Programmed self-assembly of DNA using scaffolded DNA origami offers the unique opportunity to engineer complex structural assemblies at the MegaDalton-scale with sub-nanometer precision. Due to their sequence specificity, these nucleic acid assemblies also serve as programmable structural scaffolds to host secondary, light-harvesting molecules and thereby serve as biomimetic light-harvesting antennas for artificial photosynthesis. Here, I present our computational design tool CanDo (cando-dna-origami.org) that predicts both the overall 3D architecture of MegaDalton-scale DNA-based assemblies as well as their light-harvesting properties when used as scaffolds to host chromophores and porphyrins. This computational design framework enables the rapid in silico design and evaluation of functional light-harvesting constructs to mimic bacterial lightharvesting assemblies.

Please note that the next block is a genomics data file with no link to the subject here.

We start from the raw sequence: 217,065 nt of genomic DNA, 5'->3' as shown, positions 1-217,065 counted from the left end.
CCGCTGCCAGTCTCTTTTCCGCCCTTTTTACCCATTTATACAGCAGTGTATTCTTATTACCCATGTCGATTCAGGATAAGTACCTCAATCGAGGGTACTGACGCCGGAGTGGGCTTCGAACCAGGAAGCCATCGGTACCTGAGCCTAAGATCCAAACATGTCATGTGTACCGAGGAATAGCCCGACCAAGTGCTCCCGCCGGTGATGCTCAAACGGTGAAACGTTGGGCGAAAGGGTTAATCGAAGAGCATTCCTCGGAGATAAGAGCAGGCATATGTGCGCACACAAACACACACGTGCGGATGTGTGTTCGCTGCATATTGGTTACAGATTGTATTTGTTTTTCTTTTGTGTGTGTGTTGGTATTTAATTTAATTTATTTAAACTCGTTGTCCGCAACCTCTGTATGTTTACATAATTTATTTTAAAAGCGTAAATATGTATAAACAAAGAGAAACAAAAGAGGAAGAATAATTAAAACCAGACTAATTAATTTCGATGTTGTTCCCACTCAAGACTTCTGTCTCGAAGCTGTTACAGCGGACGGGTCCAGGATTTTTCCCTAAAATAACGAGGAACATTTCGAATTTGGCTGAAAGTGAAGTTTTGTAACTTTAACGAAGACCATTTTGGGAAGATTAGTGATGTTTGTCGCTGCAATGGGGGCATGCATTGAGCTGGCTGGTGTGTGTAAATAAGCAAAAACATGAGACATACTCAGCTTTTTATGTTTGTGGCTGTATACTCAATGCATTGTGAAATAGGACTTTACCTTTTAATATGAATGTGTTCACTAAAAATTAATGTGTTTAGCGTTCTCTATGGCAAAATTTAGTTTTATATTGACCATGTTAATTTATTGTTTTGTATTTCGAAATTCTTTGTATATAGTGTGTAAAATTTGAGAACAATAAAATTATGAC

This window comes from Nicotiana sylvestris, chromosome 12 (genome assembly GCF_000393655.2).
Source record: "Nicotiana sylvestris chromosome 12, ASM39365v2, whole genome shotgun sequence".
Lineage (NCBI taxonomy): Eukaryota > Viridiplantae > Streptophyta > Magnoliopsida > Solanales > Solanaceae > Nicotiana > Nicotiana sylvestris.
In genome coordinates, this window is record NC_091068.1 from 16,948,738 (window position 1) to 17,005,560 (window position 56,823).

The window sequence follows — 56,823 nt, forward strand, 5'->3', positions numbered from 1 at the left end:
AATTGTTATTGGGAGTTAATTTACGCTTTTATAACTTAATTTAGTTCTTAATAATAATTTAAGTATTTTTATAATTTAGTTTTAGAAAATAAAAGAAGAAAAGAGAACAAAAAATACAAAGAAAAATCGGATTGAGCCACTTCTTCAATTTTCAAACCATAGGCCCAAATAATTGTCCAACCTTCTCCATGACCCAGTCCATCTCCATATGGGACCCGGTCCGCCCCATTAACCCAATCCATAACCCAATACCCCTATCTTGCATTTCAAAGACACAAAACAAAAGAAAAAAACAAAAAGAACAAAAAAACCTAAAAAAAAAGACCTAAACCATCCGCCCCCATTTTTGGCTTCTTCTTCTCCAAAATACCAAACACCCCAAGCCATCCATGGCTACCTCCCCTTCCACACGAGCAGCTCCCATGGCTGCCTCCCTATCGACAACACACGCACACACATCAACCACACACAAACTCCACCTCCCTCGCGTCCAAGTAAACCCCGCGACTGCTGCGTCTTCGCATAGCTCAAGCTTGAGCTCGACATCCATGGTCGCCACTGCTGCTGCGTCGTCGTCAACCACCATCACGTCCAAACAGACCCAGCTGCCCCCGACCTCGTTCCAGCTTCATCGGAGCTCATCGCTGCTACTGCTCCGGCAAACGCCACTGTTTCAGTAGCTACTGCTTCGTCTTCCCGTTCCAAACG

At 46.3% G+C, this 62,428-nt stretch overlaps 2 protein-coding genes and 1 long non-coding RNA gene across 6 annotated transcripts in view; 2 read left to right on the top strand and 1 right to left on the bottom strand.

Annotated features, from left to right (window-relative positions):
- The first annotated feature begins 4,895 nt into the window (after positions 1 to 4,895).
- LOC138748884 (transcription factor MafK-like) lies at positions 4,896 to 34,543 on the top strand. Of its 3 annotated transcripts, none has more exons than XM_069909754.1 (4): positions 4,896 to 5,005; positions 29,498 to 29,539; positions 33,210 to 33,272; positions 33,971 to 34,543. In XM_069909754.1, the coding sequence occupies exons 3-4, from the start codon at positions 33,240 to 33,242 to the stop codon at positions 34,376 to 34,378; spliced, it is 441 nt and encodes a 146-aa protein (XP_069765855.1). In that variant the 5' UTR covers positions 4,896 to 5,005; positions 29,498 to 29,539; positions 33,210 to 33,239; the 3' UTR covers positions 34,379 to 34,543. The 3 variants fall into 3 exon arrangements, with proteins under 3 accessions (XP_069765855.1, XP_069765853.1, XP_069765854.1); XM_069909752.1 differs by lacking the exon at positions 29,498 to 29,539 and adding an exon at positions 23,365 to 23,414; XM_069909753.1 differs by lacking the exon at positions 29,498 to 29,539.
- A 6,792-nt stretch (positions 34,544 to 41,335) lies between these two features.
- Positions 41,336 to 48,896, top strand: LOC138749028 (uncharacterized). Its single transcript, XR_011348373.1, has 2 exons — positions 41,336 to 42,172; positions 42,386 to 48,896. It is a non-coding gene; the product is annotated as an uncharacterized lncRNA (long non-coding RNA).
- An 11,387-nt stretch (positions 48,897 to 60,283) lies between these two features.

Mark Bathe (MIT) is an Assistant Professor in the Department of Biological Engineering at MIT with a joint appointment in the Department of Mechanical Engineering. He received his BSc, MSc, and PhD degrees from MIT in 1998, 2001, and 2004, respectively, in the Department of Mechanical Engineering. He directs the Laboratory for Computational Biology & Biophysics that seeks to develop innovative computational tools to enable the rational forward design of synthetic biological components based on structural DNA nanotechnology, and Bayesian approaches to reverse engineer dynamic biological processes from fluorescence imaging and spectroscopy data.
University of Illinois at Urbana-Champaign